And it didn’t take long to solve. They spend a lot more time being lazy. Houtarou is naturally lazy, and since he’s the main character we get a lot of moments where he doesn’t want to do something and is made to do it. The portions of the episode not spent on solving the mystery or watching Houtarou sit there is taken up by bickering. We get a new character, Mayaka, who hates Houtarou and is constantly peeved at whats-his-name. And whats-his-name and Houtarou usually find some time to argue. Put that all together and you get an episode filled with … nothing much. Oh, Chitanda has something mysterious to say at the end, but that’s for next week. Maybe it will be a story arc.

Houtarou is again defeated by Chitanda's indefatigable cuteness.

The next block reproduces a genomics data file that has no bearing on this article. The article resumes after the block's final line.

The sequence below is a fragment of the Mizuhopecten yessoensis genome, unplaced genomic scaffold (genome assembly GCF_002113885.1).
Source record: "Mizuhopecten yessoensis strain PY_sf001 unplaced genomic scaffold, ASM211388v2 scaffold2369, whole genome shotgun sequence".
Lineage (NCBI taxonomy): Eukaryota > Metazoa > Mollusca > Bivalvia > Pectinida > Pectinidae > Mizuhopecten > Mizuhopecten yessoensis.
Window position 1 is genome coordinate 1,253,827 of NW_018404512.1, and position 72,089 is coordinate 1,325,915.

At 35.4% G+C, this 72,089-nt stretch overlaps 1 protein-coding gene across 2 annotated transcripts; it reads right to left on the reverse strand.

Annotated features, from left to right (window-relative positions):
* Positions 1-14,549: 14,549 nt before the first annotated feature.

Yet this episode wasn’t bad in the slightest. It is deliberately lazy. KyoAni wants you to watch the characters in various stages of inaction, whether it be in the clubroom (and I can’t be the only one who gets a serious SOS-Brigade vibe from that room–wait, wasn’t Haruhi’s clubroom the former literature club?), standing around the librarian’s desk or wherever. And that’s fine, because our two main characters are interesting. Houtarou, in spite of his complacency, has something wrong with him. It could be a natural aversion to too much activity or something more. We see two odd and disturbing fantasies or hallucinations he has. And Chitanda has such a dogged persistence about whatever’s on her mind that she’s absolutely adorable. Last week it was that arm-pump when she had something exciting to say. This week it as the near pounce she made on Houtarou with the book. Both moments were cute and extremely funny. Well, I thought so. So if the show wants to take things slowly and feed us little things for awhile I don’t mind in the least.